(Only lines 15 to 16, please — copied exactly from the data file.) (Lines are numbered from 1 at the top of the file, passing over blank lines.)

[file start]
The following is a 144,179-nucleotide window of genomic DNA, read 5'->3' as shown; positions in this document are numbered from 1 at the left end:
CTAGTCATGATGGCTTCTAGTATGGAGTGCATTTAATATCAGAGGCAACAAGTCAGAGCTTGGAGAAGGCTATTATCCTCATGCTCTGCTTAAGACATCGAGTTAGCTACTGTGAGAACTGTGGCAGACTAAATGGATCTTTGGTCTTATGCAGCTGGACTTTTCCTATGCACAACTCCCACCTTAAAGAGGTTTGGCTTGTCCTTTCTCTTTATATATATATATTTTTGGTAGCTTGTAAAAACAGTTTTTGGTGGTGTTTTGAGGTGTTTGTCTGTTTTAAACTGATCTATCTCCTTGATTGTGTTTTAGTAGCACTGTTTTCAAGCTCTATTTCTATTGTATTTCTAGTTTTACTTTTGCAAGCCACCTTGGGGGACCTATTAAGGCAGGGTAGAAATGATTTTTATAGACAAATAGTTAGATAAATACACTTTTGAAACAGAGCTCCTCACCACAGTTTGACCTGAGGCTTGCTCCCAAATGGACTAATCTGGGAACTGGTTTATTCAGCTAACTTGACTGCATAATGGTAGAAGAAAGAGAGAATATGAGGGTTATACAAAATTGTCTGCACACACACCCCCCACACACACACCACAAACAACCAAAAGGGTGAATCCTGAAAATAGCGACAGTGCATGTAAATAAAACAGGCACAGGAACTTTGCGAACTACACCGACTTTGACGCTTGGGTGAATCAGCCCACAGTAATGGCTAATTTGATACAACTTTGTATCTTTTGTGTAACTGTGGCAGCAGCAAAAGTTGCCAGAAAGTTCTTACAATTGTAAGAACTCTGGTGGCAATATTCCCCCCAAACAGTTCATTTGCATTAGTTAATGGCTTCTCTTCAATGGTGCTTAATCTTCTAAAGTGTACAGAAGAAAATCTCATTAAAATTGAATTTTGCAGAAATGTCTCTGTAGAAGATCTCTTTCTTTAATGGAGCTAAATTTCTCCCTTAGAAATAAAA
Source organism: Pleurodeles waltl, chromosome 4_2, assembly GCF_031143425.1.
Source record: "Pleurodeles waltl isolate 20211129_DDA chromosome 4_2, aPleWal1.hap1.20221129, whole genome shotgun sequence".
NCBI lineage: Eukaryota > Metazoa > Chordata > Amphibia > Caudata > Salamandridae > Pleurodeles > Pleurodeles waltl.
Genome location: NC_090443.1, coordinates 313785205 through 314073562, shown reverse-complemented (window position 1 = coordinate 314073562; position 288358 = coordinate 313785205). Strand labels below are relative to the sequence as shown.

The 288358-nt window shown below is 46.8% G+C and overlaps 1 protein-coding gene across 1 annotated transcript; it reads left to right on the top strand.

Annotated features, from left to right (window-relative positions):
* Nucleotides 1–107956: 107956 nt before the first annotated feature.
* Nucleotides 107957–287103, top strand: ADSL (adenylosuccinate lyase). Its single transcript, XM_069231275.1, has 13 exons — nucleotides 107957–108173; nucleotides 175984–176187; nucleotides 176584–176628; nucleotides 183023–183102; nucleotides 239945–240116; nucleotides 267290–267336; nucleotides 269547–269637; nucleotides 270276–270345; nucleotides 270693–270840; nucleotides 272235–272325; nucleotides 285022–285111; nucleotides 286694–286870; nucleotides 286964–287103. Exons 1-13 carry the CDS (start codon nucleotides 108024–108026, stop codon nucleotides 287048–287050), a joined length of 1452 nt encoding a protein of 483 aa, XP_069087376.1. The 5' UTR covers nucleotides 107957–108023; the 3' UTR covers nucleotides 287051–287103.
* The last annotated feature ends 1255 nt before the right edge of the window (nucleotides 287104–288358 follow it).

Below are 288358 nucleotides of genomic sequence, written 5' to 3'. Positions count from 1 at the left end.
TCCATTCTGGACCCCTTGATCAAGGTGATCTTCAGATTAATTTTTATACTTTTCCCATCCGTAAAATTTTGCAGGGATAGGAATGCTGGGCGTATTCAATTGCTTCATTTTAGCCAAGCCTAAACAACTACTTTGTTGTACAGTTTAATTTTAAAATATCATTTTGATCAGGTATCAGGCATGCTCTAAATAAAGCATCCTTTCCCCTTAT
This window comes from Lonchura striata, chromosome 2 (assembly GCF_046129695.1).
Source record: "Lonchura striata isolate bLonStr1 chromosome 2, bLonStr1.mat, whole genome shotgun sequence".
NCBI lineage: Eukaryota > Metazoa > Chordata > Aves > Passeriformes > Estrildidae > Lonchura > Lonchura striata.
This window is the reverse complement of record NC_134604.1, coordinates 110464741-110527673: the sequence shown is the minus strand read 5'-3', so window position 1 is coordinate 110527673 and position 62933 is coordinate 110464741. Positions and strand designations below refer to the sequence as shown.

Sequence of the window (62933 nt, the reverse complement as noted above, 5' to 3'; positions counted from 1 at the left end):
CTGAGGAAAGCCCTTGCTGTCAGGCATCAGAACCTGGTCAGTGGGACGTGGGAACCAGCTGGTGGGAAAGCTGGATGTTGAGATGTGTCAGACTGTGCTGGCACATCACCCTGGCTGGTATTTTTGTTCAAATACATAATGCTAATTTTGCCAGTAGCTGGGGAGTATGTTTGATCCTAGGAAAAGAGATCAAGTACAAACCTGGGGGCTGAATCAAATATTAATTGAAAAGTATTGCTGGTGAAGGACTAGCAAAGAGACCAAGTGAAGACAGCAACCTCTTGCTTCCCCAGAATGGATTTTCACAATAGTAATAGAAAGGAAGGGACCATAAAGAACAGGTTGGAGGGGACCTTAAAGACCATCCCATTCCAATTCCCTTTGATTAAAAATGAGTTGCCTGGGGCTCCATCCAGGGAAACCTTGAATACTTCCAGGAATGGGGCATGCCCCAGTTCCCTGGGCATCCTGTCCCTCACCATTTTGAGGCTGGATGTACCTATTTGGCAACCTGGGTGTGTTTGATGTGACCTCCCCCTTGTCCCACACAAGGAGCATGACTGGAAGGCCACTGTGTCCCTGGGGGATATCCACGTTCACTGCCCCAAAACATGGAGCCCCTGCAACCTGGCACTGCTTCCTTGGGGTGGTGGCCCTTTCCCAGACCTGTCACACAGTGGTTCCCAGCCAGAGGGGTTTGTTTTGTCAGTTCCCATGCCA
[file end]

Source record: "Lonchura striata isolate bLonStr1 chromosome 2, bLonStr1.mat, whole genome shotgun sequence".
NCBI lineage: Eukaryota > Metazoa > Chordata > Aves > Passeriformes > Estrildidae > Lonchura > Lonchura striata.